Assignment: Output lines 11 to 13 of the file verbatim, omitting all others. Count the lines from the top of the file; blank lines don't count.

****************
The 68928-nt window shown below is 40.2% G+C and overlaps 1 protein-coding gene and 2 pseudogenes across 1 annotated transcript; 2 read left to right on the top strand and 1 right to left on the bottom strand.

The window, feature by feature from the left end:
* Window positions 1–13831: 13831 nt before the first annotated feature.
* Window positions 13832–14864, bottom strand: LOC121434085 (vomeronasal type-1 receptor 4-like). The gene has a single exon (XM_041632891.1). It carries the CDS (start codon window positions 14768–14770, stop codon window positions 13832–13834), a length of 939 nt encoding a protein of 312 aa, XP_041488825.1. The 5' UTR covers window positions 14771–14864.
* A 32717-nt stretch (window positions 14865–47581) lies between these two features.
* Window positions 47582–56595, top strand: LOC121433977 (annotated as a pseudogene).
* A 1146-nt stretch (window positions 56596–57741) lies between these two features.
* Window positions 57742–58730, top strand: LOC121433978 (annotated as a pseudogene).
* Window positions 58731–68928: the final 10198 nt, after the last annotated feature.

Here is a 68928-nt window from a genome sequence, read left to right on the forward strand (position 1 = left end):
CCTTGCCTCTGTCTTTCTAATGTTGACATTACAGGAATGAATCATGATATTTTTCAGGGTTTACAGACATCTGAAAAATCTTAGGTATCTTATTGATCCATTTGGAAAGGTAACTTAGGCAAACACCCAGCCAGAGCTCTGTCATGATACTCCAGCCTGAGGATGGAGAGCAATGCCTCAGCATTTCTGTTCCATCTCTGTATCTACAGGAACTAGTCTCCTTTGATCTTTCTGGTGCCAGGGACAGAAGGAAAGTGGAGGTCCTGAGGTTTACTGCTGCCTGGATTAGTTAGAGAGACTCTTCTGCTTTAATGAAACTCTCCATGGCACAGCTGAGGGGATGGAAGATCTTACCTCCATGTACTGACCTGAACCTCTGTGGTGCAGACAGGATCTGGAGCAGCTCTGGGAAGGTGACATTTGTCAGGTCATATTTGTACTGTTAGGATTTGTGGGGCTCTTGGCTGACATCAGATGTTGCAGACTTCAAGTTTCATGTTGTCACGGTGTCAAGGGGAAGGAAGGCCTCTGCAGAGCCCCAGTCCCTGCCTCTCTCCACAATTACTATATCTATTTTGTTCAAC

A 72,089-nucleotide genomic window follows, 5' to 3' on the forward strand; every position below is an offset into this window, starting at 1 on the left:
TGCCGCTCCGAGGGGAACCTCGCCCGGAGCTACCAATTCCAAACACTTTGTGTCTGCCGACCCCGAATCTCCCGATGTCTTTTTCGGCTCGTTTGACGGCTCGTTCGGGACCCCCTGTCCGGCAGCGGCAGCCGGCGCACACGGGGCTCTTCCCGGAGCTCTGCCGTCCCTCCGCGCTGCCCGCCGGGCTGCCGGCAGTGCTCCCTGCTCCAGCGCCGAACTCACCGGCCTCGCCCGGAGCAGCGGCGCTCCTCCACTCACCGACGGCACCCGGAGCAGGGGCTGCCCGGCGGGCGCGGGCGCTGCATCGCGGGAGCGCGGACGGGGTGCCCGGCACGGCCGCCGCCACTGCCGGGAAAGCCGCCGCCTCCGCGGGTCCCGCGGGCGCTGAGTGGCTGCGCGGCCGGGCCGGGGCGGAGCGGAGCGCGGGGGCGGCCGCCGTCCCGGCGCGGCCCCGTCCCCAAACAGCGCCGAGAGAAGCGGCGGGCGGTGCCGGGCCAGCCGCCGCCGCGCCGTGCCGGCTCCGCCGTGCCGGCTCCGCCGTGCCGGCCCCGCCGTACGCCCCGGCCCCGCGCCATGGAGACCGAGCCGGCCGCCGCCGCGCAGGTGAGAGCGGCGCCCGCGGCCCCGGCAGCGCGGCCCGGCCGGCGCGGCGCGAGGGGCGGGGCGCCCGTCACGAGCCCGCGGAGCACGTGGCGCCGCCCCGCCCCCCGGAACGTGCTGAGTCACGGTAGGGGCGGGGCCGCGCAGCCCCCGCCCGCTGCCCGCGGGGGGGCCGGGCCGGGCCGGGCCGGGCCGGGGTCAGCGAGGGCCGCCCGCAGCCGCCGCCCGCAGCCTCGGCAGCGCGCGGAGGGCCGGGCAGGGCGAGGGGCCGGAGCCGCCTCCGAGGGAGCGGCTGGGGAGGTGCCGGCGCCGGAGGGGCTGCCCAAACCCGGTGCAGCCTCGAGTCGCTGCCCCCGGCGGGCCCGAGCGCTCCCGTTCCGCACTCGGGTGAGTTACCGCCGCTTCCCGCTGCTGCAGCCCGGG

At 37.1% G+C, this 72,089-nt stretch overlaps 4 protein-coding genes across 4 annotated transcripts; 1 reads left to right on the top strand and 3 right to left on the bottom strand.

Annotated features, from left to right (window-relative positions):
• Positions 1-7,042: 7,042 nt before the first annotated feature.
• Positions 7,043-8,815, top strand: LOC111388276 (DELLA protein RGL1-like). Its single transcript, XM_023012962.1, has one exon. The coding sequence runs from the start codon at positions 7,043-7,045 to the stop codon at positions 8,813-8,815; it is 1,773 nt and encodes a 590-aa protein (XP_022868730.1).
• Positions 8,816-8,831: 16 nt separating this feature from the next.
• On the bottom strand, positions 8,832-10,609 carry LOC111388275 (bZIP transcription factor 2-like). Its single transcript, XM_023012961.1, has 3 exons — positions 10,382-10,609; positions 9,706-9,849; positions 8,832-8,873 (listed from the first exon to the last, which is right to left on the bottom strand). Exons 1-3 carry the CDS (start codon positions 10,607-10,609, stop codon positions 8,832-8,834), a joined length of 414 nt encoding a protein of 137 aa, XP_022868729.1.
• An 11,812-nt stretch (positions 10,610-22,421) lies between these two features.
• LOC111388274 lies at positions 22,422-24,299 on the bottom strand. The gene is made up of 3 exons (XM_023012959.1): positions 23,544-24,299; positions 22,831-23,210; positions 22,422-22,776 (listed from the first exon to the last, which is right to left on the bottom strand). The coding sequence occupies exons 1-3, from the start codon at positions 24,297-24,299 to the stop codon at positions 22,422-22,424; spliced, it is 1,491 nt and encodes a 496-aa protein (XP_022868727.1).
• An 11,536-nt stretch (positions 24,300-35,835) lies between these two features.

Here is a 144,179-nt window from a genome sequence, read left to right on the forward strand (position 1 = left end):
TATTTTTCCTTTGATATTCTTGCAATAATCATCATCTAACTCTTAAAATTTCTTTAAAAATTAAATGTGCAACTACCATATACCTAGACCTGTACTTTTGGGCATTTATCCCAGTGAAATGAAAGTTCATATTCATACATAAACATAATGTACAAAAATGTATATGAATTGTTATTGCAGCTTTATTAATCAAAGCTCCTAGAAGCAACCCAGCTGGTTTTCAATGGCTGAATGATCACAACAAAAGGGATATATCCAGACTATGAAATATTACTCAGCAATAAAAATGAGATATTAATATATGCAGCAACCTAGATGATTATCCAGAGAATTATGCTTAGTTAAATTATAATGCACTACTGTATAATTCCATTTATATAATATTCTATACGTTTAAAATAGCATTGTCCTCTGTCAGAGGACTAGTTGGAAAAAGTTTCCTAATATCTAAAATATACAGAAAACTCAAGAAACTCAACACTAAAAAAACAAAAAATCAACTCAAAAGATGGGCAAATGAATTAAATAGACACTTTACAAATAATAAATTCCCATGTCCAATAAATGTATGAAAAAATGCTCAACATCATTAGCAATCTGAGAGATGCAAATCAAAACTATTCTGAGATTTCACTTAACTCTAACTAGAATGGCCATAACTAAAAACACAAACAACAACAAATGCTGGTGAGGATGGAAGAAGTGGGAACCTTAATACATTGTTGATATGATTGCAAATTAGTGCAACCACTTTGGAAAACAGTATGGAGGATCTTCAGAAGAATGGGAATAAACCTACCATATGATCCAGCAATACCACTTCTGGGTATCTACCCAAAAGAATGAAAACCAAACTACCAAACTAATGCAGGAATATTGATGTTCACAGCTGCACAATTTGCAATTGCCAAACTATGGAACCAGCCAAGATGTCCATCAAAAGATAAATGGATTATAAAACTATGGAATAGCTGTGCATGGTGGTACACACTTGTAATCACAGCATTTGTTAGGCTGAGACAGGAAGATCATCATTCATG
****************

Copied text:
CCTTGCCTCTGTCTTTCTAATGTTGACATTACAGGAATGAATCATGATATTTTTCAGGGTTTACAGACATCTGAAAAATCTTAGGTATCTTATTGATCCATTTGGAAAGGTAACTTAGGCAAACACCCAGCCAGAGCTCTGTCATGATACTCCAGCCTGAGGATGGAGAGCAATGCCTCAGCATTTCTGTTCCATCTCTGTATCTACAGGAACTAGTCTCCTTTGATCTTTCTGGTGCCAGGGACAGAAGGAAAGTGGAGGTCCTGAGGTTTACTGCTGCCTGGATTAGTTAGAGAGACTCTTCTGCTTTAATGAAACTCTCCATGGCACAGCTGAGGGGATGGAAGATCTTACCTCCATGTACTGACCTGAACCTCTGTGGTGCAGACAGGATCTGGAGCAGCTCTGGGAAGGTGACATTTGTCAGGTCATATTTGTACTGTTAGGATTTGTGGGGCTCTTGGCTGACATCAGATGTTGCAGACTTCAAGTTTCATGTTGTCACGGTGTCAAGGGGAAGGAAGGCCTCTGCAGAGCCCCAGTCCCTGCCTCTCTCCACAATTACTATATCTATTTTGTTCAAC

A 72,089-nucleotide genomic window follows, 5' to 3' on the forward strand; every position below is an offset into this window, starting at 1 on the left:
TGCCGCTCCGAGGGGAACCTCGCCCGGAGCTACCAATTCCAAACACTTTGTGTCTGCCGACCCCGAATCTCCCGATGTCTTTTTCGGCTCGTTTGACGGCTCGTTCGGGACCCCCTGTCCGGCAGCGGCAGCCGGCGCACACGGGGCTCTTCCCGGAGCTCTGCCGTCCCTCCGCGCTGCCCGCCGGGCTGCCGGCAGTGCTCCCTGCTCCAGCGCCGAACTCACCGGCCTCGCCCGGAGCAGCGGCGCTCCTCCACTCACCGACGGCACCCGGAGCAGGGGCTGCCCGGCGGGCGCGGGCGCTGCATCGCGGGAGCGCGGACGGGGTGCCCGGCACGGCCGCCGCCACTGCCGGGAAAGCCGCCGCCTCCGCGGGTCCCGCGGGCGCTGAGTGGCTGCGCGGCCGGGCCGGGGCGGAGCGGAGCGCGGGGGCGGCCGCCGTCCCGGCGCGGCCCCGTCCCCAAACAGCGCCGAGAGAAGCGGCGGGCGGTGCCGGGCCAGCCGCCGCCGCGCCGTGCCGGCTCCGCCGTGCCGGCTCCGCCGTGCCGGCCCCGCCGTACGCCCCGGCCCCGCGCCATGGAGACCGAGCCGGCCGCCGCCGCGCAGGTGAGAGCGGCGCCCGCGGCCCCGGCAGCGCGGCCCGGCCGGCGCGGCGCGAGGGGCGGGGCGCCCGTCACGAGCCCGCGGAGCACGTGGCGCCGCCCCGCCCCCCGGAACGTGCTGAGTCACGGTAGGGGCGGGGCCGCGCAGCCCCCGCCCGCTGCCCGCGGGGGGGCCGGGCCGGGCCGGGCCGGGCCGGGGTCAGCGAGGGCCGCCCGCAGCCGCCGCCCGCAGCCTCGGCAGCGCGCGGAGGGCCGGGCAGGGCGAGGGGCCGGAGCCGCCTCCGAGGGAGCGGCTGGGGAGGTGCCGGCGCCGGAGGGGCTGCCCAAACCCGGTGCAGCCTCGAGTCGCTGCCCCCGGCGGGCCCGAGCGCTCCCGTTCCGCACTCGGGTGAGTTACCGCCGCTTCCCGCTGCTGCAGCCCGGG